Casket Salesmen - Sleeping Giants (Cover Artwork)
Staff Review

Casket Salesmen

Casket Salesmen: Sleeping Giants

Sleeping Giants (2006)

Longhair Illuminati


3.5
A Static Lullaby's major label debut, Faso Latido, was a major struggle. On one side were Nathan Lindeman and Phil Pirrone, aiming to incorporate a wider breadth of influences including progressive/classic rock, psychedelia, and other genres that more accurately reflected their listening tastes. On ...

A Static Lullaby's major label debut, Faso Latido, was a major struggle. On one side were Nathan Lindeman and Phil Pirrone, aiming to incorporate a wider breadth of influences including progressive/classic rock, psychedelia, and other genres that more accurately reflected their listening tastes. On the other side were Joe Brown (vocalist) and Dan Arnold (and whomever were additional opponents), intent on continuing the able-bodied nĂ¼-screamo path forged with their debut, 2003's ...And Don't Forget to Breathe. What resulted was an awful mess -- an unfocused, lost, and ultimately boring album that tanked and created a large split between the band. If the differences weren't clear enough, Lindeman and Pirrone soon formed Casket Salesmen in order to fully convey those aforementioned influences, and A Static Lullaby recently delivered a "return to the roots" styled followup in a self-titled rebirth on Fearless Records.

What makes things a little apprehensive going into Sleeping Giants is the thought the duo may extend beyond their (or Pirrone's, at least) once drug-addled reach and produce the same texture of sloppiness in trying to perfectly capture the spirit of rock history. No worries, though: Sleeping Giants effectively displays a strong focus on writing straight-forward rock hooks inserted into fairly trippy yet plenty textured, warm atmospheres. Think if Steve Brodsky had formed (Antenna-era) Cave In in 1979, chewing off all of Casket Salesmen's main influences (Floyd, Beatles) and you're sort of on the path to what's at hand here, with plenty of hints and references to the more respected crop of early-to-mid-`90s alternative rock.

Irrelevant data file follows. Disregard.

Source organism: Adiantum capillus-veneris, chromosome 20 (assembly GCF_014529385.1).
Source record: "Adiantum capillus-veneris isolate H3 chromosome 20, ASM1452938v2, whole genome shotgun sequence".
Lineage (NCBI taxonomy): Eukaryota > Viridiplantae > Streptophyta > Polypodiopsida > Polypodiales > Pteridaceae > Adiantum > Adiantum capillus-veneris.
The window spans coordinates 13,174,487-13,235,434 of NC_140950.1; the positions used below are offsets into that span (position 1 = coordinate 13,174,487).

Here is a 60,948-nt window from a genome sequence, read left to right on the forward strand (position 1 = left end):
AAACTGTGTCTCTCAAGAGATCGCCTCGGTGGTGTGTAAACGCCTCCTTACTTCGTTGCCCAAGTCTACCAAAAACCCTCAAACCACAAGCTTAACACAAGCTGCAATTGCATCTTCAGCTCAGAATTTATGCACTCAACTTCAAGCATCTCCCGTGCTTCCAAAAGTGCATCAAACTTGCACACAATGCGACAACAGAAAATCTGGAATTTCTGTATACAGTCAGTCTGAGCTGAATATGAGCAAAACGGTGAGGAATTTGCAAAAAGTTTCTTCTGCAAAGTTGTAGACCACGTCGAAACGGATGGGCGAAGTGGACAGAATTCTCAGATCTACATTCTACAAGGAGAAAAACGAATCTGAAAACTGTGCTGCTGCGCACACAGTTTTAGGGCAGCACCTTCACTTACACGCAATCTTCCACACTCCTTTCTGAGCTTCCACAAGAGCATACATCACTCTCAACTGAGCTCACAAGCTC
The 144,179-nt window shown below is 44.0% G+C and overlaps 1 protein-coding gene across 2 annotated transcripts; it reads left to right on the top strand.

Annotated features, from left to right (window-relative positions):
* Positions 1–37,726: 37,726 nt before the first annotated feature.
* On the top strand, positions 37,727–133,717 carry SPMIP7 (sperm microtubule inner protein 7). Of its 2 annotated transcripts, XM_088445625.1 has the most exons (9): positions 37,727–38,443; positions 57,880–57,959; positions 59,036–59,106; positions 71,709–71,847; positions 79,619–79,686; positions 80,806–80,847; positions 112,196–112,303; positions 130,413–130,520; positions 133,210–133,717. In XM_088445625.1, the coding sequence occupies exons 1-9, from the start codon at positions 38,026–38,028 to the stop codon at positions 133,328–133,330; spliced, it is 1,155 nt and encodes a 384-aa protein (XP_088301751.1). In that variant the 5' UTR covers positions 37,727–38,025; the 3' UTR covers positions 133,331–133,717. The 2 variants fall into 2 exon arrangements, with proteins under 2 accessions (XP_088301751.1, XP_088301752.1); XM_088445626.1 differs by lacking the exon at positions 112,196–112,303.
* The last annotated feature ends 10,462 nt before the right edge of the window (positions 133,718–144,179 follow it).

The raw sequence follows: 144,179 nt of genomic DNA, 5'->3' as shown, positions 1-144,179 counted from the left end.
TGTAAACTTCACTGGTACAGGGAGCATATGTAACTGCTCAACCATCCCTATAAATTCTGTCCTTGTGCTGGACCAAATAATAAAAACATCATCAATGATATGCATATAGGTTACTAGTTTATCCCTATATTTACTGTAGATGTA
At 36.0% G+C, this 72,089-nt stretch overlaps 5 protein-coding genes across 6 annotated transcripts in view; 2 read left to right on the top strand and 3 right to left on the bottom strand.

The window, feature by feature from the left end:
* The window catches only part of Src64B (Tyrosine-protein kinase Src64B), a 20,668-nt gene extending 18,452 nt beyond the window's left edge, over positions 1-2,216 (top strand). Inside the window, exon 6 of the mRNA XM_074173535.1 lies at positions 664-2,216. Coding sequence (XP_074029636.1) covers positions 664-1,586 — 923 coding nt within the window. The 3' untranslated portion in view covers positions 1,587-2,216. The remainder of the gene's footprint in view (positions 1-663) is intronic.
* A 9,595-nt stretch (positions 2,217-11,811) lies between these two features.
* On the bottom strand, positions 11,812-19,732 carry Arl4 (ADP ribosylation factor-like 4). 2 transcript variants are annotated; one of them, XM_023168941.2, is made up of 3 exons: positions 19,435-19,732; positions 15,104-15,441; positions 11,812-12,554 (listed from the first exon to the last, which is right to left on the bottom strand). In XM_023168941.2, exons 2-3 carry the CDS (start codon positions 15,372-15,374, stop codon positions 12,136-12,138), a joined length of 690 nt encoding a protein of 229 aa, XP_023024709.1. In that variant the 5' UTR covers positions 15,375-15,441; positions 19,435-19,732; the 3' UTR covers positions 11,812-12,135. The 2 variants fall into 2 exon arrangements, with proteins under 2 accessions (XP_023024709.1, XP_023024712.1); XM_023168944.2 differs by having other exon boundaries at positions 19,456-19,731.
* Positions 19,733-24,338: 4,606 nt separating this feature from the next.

Early standouts like "I'll Buy That for a Dollar" and "Dr. Jesus" are admirable displays of Pirrone's pleasing, comforting vocal range. "Dollar" explodes with a huge, upbeat chorus, the happy mood of which is unusual for the album. "Jesus" finds Pirrone wide-eyed and rolling through the scale on its delivered chorus; it definitely sounds like the band had the first verse of "Lucy in the Sky with Diamonds" spinning on repeat while writing it.

There's some obvious musical similarities to those unusual moments from Faso, but it's stunning how much better they come off when in the right context. It allows the Salesmen more expansive territory, able to capture its climactic moments in unique methods (the wailing horn of "The Anaheimlich Manuever"). The seven-minute "Art Sandwich" dances around its mild wankery with classy keyboard inclusion and sporadic, wandering melodies.

Casket Salesmen has apparently been a self-fulfilling project, one to please its band members more than fans; if that's musical masturbation, I guess that renders most any who may stumble across Sleeping Giants quite the voyeur.

STREAM
I'll Buy That for a Dollar
Dr. Jesus

The Anaheimlich Manuever
Peace Monger
Art Sandwich
Feeling Ten Feet Tall Part Two


VIDEO (Quicktime)
I'll Buy That for a Dollar